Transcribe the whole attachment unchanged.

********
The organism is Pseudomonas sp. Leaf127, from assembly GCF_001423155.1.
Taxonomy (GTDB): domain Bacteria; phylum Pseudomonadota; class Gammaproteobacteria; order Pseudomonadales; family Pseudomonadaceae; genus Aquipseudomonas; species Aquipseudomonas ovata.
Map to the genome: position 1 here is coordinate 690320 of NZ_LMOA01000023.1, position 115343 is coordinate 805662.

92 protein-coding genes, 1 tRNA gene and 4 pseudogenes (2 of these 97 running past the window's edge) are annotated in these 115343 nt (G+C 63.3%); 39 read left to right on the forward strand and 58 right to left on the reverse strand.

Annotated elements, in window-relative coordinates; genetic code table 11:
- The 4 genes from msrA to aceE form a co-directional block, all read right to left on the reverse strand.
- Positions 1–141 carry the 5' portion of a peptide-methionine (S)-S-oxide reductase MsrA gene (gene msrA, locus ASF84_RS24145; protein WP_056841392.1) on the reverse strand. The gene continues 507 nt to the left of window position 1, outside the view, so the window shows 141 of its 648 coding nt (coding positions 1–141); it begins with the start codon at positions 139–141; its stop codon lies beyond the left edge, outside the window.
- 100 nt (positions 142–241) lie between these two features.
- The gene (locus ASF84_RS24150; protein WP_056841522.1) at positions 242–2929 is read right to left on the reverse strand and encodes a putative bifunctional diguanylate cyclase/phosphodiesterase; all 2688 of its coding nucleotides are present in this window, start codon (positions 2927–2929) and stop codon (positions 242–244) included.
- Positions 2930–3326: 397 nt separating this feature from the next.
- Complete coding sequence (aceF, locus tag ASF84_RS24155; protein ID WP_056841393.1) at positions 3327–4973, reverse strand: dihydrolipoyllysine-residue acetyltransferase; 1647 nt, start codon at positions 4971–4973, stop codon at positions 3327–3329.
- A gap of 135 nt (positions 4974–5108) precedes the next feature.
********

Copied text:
The organism is Pseudomonas sp. Leaf127, from assembly GCF_001423155.1.
Taxonomy (GTDB): domain Bacteria; phylum Pseudomonadota; class Gammaproteobacteria; order Pseudomonadales; family Pseudomonadaceae; genus Aquipseudomonas; species Aquipseudomonas ovata.
Map to the genome: position 1 here is coordinate 690320 of NZ_LMOA01000023.1, position 115343 is coordinate 805662.

92 protein-coding genes, 1 tRNA gene and 4 pseudogenes (2 of these 97 running past the window's edge) are annotated in these 115343 nt (G+C 63.3%); 39 read left to right on the forward strand and 58 right to left on the reverse strand.

Annotated elements, in window-relative coordinates; genetic code table 11:
- The 4 genes from msrA to aceE form a co-directional block, all read right to left on the reverse strand.
- Positions 1–141 carry the 5' portion of a peptide-methionine (S)-S-oxide reductase MsrA gene (gene msrA, locus ASF84_RS24145; protein WP_056841392.1) on the reverse strand. The gene continues 507 nt to the left of window position 1, outside the view, so the window shows 141 of its 648 coding nt (coding positions 1–141); it begins with the start codon at positions 139–141; its stop codon lies beyond the left edge, outside the window.
- 100 nt (positions 142–241) lie between these two features.
- The gene (locus ASF84_RS24150; protein WP_056841522.1) at positions 242–2929 is read right to left on the reverse strand and encodes a putative bifunctional diguanylate cyclase/phosphodiesterase; all 2688 of its coding nucleotides are present in this window, start codon (positions 2927–2929) and stop codon (positions 242–244) included.
- Positions 2930–3326: 397 nt separating this feature from the next.
- Complete coding sequence (aceF, locus tag ASF84_RS24155; protein ID WP_056841393.1) at positions 3327–4973, reverse strand: dihydrolipoyllysine-residue acetyltransferase; 1647 nt, start codon at positions 4971–4973, stop codon at positions 3327–3329.
- A gap of 135 nt (positions 4974–5108) precedes the next feature.